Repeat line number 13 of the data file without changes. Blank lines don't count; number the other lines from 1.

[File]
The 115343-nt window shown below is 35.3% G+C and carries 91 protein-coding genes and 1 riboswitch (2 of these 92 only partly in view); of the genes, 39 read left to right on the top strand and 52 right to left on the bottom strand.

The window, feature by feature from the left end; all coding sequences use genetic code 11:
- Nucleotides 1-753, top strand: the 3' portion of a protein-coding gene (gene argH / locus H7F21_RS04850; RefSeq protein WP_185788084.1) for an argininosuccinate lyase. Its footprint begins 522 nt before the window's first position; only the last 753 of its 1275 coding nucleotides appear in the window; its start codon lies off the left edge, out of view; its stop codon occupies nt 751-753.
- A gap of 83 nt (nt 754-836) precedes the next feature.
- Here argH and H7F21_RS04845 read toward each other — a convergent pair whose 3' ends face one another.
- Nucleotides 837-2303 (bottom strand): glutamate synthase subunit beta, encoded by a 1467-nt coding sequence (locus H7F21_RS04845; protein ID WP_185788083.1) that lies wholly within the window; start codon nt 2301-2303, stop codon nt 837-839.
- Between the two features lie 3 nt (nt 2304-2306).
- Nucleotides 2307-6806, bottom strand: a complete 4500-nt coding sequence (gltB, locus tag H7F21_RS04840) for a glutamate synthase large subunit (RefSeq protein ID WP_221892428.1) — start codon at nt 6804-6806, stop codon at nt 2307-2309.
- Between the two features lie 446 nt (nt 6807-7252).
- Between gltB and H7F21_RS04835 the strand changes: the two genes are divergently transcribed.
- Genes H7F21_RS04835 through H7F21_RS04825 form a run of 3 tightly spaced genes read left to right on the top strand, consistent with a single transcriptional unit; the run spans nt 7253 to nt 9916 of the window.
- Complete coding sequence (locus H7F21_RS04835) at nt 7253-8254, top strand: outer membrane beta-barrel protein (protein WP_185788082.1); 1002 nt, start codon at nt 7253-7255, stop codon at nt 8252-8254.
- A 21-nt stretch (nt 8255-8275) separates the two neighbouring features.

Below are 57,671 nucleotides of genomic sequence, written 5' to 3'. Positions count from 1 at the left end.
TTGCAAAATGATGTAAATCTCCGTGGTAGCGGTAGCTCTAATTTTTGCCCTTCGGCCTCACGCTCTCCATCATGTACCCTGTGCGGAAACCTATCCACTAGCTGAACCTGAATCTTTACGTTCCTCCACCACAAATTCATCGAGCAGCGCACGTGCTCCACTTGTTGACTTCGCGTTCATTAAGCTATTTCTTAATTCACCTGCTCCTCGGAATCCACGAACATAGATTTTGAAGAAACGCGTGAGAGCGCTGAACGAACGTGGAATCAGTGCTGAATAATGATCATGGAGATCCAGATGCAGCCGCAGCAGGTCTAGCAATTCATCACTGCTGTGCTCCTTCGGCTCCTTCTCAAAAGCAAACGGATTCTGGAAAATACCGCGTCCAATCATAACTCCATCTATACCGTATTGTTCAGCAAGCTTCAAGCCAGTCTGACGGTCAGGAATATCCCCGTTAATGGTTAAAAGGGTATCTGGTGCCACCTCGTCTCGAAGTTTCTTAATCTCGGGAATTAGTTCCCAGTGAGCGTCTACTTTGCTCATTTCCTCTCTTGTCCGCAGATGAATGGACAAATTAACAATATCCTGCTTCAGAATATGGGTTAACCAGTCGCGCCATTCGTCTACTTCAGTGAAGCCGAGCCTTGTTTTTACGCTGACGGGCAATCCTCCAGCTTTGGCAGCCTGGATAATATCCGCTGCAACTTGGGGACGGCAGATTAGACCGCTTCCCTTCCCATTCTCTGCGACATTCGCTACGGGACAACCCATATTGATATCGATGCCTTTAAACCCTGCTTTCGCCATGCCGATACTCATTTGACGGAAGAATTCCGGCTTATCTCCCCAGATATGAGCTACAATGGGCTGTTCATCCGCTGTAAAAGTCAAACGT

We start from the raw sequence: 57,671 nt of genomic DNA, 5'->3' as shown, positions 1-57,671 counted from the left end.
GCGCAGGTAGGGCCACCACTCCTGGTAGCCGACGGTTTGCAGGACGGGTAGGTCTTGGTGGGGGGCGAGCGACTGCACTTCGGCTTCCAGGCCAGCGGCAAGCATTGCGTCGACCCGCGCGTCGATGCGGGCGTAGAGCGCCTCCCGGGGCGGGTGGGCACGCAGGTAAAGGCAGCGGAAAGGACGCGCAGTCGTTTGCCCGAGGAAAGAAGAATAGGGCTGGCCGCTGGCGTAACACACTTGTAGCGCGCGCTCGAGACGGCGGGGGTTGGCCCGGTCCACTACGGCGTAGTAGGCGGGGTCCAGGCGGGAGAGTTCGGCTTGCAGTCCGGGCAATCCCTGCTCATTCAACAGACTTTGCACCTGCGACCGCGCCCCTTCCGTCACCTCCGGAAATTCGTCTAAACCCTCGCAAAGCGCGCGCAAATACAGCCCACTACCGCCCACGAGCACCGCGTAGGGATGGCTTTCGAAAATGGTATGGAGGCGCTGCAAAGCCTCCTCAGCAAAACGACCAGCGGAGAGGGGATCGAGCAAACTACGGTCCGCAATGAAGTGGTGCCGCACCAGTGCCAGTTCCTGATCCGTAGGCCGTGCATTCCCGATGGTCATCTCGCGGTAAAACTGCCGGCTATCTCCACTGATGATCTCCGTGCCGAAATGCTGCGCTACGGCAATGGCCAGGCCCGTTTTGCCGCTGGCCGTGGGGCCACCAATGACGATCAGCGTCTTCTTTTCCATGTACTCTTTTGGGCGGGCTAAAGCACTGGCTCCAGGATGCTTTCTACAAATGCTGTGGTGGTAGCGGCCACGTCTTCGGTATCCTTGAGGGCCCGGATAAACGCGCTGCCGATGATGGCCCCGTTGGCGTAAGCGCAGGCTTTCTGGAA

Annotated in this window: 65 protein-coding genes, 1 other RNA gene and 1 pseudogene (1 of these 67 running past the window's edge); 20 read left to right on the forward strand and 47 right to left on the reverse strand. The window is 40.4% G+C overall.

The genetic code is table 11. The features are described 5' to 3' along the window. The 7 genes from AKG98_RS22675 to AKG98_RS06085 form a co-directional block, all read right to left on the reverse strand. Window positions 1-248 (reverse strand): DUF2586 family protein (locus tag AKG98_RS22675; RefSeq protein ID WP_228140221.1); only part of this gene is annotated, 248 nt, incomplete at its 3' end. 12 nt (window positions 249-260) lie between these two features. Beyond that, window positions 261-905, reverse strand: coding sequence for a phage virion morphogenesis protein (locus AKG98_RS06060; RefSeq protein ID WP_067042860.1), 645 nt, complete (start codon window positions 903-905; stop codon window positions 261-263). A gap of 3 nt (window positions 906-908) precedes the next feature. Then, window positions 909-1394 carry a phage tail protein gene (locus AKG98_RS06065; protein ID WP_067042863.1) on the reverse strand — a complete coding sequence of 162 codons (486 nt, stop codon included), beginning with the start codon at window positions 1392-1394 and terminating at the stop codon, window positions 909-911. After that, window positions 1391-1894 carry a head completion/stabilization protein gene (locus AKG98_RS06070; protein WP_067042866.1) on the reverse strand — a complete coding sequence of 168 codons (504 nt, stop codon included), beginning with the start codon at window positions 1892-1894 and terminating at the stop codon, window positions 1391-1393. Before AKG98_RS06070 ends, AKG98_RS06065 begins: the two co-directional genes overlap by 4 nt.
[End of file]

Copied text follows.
- A 21-nt stretch (nt 8255-8275) separates the two neighbouring features.